Media life: Mark Deuze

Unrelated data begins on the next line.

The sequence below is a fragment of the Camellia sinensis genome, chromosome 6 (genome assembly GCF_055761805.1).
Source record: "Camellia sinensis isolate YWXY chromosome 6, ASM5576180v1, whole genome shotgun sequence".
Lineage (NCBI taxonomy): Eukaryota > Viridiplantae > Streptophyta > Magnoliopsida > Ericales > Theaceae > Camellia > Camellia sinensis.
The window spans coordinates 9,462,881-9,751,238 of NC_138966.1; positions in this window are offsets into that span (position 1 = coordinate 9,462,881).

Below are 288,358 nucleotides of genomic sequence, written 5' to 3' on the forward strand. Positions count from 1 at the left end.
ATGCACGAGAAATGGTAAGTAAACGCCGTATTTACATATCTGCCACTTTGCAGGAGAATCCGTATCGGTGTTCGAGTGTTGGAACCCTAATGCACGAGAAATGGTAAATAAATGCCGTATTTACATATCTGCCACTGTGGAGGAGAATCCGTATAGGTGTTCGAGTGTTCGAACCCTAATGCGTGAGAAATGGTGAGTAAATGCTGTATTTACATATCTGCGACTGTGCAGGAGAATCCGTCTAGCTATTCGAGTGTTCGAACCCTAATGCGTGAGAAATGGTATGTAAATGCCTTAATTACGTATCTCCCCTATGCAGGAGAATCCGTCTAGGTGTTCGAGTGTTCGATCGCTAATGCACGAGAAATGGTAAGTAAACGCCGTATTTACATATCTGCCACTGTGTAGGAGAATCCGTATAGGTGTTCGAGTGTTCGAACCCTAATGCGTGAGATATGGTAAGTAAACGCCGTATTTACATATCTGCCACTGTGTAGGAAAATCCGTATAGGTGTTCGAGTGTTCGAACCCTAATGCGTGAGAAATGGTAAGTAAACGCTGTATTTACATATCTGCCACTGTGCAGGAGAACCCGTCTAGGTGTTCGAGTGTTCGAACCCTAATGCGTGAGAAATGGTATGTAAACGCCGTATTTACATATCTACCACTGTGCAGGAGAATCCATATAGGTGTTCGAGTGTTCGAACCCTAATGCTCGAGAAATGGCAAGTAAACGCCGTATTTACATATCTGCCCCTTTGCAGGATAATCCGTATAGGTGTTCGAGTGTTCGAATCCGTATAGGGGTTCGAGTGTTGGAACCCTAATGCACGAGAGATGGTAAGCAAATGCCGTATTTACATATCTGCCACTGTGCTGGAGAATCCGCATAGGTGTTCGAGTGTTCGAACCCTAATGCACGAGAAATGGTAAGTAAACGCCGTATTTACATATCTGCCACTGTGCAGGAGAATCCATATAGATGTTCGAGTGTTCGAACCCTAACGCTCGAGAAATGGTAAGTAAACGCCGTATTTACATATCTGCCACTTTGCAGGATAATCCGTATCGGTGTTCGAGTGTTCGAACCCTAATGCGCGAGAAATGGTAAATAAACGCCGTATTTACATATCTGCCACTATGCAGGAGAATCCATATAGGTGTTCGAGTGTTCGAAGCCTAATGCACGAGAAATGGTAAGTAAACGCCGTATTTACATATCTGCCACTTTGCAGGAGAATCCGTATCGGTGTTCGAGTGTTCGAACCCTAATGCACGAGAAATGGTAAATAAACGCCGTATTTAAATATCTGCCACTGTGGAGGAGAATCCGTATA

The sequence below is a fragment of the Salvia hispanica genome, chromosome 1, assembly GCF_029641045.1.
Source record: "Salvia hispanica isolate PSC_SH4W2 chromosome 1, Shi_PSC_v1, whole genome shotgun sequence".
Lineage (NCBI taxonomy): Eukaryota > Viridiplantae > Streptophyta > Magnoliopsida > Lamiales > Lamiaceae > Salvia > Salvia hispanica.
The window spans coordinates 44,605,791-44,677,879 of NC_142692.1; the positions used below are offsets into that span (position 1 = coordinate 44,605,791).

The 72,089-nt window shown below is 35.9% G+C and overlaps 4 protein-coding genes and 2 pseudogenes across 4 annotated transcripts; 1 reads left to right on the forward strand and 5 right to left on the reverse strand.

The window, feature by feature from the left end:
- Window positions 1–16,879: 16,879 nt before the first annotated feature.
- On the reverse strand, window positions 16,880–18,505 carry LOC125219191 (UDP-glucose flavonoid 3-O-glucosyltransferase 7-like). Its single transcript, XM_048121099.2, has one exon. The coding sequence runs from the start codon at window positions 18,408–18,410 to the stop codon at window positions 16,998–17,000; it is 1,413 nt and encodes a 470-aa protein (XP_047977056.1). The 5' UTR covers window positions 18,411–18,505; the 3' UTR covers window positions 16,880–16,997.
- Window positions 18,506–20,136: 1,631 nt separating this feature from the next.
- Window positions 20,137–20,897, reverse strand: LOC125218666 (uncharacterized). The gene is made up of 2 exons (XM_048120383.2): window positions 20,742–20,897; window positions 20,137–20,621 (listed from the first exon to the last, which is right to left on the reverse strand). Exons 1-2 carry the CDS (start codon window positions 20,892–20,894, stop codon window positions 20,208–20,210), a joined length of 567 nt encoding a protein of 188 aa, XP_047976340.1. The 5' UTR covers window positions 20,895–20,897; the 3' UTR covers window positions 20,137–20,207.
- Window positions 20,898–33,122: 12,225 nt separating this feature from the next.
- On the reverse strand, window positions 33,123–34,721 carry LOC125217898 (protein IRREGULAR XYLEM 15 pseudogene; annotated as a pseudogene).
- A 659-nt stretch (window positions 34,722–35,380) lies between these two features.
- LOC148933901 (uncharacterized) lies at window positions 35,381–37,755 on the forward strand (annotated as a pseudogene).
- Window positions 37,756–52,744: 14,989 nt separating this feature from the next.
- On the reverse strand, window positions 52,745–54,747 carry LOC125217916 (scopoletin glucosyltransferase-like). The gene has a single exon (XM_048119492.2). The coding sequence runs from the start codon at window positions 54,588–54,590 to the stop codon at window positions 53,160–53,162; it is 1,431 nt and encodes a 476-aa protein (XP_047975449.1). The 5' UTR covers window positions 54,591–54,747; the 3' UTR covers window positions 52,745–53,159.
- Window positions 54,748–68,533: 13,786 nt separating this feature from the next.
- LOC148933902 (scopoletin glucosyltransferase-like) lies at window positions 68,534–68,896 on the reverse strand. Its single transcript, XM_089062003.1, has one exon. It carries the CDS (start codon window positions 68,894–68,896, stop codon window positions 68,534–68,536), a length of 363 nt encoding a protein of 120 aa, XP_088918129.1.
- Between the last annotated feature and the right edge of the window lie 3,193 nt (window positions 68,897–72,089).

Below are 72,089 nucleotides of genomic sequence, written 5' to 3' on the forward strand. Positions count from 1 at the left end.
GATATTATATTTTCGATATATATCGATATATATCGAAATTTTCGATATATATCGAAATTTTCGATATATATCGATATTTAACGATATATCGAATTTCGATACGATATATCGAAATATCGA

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Life in today’s liquid modern society is all about finding ways to deal with constant change, whether it is at home, at work, or at play. Over the last few decades, these key areas of human existence have converged in and through our concurrent and continuous exposure to, use of, and immersion in media, information and communication technologies. Research in countries as varied as the United States, Brazil, South Korea, the Netherlands and Finland consistently shows that more of our time gets spent using media, and that multi-tasking our media has become a regular feature of everyday life. It must be clear that media are not just types of technology and chunks of content we pick and choose from the world around us – a view that considers media as external agents affecting us in a myriad of ways. If anything, today we have to recognize how the uses and appropriations of media penetrate all aspects of contemporary life. This world is what Roger Silverstone (2007), Alex de Jong and Marc Schuilenburg (2006), and Sam Inkinen (1998) label a ‘mediapolis’: a comprehensively mediated public space where media underpin and overarch the experiences and expressions of everyday life. It is the point of this essay to argue that such a perspective on life lived in, rather than with, media can and perhaps should be the ontological benchmark for a twenty-first century media studies (Deuze, 2009).